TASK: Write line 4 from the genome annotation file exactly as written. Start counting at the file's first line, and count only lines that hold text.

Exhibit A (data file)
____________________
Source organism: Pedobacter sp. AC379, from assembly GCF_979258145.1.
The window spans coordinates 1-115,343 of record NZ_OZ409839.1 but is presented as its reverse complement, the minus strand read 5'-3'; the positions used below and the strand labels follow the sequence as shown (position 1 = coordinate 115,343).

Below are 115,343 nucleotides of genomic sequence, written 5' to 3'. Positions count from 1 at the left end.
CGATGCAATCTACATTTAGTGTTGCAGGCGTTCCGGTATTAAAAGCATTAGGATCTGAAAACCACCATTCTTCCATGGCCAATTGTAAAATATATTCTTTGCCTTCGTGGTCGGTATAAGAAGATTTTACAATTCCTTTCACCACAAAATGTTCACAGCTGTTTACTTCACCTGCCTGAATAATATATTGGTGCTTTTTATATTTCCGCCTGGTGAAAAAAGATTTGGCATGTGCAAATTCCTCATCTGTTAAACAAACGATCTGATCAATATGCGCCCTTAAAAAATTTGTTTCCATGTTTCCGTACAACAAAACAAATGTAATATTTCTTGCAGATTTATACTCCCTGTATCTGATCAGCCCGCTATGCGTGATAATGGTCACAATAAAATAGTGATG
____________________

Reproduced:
CGATGCAATCTACATTTAGTGTTGCAGGCGTTCCGGTATTAAAAGCATTAGGATCTGAAAACCACCATTCTTCCATGGCCAATTGTAAAATATATTCTTTGCCTTCGTGGTCGGTATAAGAAGATTTTACAATTCCTTTCACCACAAAATGTTCACAGCTGTTTACTTCACCTGCCTGAATAATATATTGGTGCTTTTTATATTTCCGCCTGGTGAAAAAAGATTTGGCATGTGCAAATTCCTCATCTGTTAAACAAACGATCTGATCAATATGCGCCCTTAAAAAATTTGTTTCCATGTTTCCGTACAACAAAACAAATGTAATATTTCTTGCAGATTTATACTCCCTGTATCTGATCAGCCCGCTATGCGTGATAATGGTCACAATAAAATAGTGATG